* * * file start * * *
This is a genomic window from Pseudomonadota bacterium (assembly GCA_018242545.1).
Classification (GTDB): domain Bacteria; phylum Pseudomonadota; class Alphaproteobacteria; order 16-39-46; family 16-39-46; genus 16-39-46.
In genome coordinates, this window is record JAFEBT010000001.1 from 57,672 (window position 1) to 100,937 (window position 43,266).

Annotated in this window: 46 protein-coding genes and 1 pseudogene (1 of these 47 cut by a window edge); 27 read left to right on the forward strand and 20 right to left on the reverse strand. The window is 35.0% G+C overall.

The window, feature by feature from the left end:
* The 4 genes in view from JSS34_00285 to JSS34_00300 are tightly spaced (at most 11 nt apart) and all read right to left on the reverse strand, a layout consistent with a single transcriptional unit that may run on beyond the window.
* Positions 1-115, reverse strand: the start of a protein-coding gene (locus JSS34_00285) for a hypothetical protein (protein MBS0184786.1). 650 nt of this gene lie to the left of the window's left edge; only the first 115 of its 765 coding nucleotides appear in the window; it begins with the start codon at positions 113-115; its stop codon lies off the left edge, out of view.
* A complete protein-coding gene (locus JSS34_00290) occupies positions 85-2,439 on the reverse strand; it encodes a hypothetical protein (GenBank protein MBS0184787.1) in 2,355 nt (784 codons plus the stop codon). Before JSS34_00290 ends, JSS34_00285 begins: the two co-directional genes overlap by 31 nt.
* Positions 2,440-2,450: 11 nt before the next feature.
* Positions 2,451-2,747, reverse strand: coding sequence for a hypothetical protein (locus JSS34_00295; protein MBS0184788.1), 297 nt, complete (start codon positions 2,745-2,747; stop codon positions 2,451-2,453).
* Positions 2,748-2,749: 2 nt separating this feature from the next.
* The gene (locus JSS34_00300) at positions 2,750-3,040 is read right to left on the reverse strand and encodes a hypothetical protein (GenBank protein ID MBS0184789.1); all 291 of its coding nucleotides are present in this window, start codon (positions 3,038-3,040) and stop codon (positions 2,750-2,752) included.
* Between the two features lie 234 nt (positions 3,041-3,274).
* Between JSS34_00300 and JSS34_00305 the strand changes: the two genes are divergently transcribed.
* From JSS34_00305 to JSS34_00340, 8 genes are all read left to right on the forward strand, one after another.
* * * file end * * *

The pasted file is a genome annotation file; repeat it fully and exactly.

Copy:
This is a genomic window from Pseudomonadota bacterium (assembly GCA_018242545.1).
Classification (GTDB): domain Bacteria; phylum Pseudomonadota; class Alphaproteobacteria; order 16-39-46; family 16-39-46; genus 16-39-46.
In genome coordinates, this window is record JAFEBT010000001.1 from 57,672 (window position 1) to 100,937 (window position 43,266).

Annotated in this window: 46 protein-coding genes and 1 pseudogene (1 of these 47 cut by a window edge); 27 read left to right on the forward strand and 20 right to left on the reverse strand. The window is 35.0% G+C overall.

The window, feature by feature from the left end:
* The 4 genes in view from JSS34_00285 to JSS34_00300 are tightly spaced (at most 11 nt apart) and all read right to left on the reverse strand, a layout consistent with a single transcriptional unit that may run on beyond the window.
* Positions 1-115, reverse strand: the start of a protein-coding gene (locus JSS34_00285) for a hypothetical protein (protein MBS0184786.1). 650 nt of this gene lie to the left of the window's left edge; only the first 115 of its 765 coding nucleotides appear in the window; it begins with the start codon at positions 113-115; its stop codon lies off the left edge, out of view.
* A complete protein-coding gene (locus JSS34_00290) occupies positions 85-2,439 on the reverse strand; it encodes a hypothetical protein (GenBank protein MBS0184787.1) in 2,355 nt (784 codons plus the stop codon). Before JSS34_00290 ends, JSS34_00285 begins: the two co-directional genes overlap by 31 nt.
* Positions 2,440-2,450: 11 nt before the next feature.
* Positions 2,451-2,747, reverse strand: coding sequence for a hypothetical protein (locus JSS34_00295; protein MBS0184788.1), 297 nt, complete (start codon positions 2,745-2,747; stop codon positions 2,451-2,453).
* Positions 2,748-2,749: 2 nt separating this feature from the next.
* The gene (locus JSS34_00300) at positions 2,750-3,040 is read right to left on the reverse strand and encodes a hypothetical protein (GenBank protein ID MBS0184789.1); all 291 of its coding nucleotides are present in this window, start codon (positions 3,038-3,040) and stop codon (positions 2,750-2,752) included.
* Between the two features lie 234 nt (positions 3,041-3,274).
* Between JSS34_00300 and JSS34_00305 the strand changes: the two genes are divergently transcribed.
* From JSS34_00305 to JSS34_00340, 8 genes are all read left to right on the forward strand, one after another.